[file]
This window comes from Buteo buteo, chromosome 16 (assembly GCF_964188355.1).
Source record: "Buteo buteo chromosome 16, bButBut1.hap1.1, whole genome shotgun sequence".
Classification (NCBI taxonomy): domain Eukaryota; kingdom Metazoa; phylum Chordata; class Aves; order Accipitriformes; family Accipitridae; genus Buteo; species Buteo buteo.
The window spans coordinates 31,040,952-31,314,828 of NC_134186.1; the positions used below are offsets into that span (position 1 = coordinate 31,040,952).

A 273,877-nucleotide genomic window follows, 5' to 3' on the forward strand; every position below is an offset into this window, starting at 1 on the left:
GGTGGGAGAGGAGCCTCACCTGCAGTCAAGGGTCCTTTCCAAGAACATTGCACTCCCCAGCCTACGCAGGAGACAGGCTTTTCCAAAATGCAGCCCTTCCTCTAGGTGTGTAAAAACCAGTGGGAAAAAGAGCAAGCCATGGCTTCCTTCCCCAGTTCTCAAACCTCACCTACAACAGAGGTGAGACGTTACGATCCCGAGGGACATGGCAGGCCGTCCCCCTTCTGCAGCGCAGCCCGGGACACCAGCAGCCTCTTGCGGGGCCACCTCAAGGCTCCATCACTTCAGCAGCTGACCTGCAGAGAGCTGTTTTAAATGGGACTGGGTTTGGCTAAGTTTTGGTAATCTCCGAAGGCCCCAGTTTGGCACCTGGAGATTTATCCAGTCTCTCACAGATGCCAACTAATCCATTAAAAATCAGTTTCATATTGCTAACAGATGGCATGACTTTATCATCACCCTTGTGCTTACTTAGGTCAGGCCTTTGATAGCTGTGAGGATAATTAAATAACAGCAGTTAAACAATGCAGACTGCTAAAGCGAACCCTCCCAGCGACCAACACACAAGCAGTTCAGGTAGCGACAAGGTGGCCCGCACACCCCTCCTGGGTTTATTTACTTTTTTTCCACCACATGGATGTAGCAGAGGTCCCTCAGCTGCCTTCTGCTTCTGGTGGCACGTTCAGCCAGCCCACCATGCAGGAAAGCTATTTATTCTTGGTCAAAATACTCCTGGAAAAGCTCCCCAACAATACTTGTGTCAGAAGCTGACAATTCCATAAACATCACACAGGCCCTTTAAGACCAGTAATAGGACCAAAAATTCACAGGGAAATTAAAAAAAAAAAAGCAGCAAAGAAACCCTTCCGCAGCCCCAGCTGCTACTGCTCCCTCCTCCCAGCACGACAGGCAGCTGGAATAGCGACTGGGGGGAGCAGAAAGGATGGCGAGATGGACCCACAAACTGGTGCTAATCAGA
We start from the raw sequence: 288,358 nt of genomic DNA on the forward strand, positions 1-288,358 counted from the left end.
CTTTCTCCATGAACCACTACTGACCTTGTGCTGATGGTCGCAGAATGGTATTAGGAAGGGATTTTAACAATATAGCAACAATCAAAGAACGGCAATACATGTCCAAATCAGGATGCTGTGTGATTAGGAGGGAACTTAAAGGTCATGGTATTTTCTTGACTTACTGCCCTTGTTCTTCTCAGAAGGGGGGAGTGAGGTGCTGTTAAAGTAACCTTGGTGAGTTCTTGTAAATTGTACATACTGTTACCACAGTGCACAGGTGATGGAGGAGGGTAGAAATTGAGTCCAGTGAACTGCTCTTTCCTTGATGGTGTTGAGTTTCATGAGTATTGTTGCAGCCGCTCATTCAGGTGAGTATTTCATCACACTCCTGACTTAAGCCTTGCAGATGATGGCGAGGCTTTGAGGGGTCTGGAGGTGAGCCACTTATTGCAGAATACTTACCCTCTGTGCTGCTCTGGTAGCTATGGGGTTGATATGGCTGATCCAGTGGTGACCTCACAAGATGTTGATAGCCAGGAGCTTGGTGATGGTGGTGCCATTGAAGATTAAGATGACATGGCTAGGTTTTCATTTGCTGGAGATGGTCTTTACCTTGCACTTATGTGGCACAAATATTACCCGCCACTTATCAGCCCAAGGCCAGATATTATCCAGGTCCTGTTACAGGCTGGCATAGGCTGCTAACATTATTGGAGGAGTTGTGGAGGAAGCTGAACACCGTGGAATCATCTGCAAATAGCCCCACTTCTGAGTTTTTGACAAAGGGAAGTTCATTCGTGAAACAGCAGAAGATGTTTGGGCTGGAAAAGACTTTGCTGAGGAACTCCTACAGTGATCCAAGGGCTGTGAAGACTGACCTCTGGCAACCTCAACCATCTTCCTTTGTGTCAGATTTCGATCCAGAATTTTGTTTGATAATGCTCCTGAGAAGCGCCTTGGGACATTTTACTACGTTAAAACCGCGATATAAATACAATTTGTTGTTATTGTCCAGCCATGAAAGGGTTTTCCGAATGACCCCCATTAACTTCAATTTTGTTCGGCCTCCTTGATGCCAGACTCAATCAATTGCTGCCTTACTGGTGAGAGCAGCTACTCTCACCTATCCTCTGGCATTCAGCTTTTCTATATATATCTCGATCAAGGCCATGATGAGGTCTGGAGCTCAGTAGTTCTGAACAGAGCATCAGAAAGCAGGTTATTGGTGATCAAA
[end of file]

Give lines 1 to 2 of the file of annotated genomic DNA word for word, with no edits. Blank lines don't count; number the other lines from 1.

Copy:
This window comes from Buteo buteo, chromosome 16 (assembly GCF_964188355.1).
Source record: "Buteo buteo chromosome 16, bButBut1.hap1.1, whole genome shotgun sequence".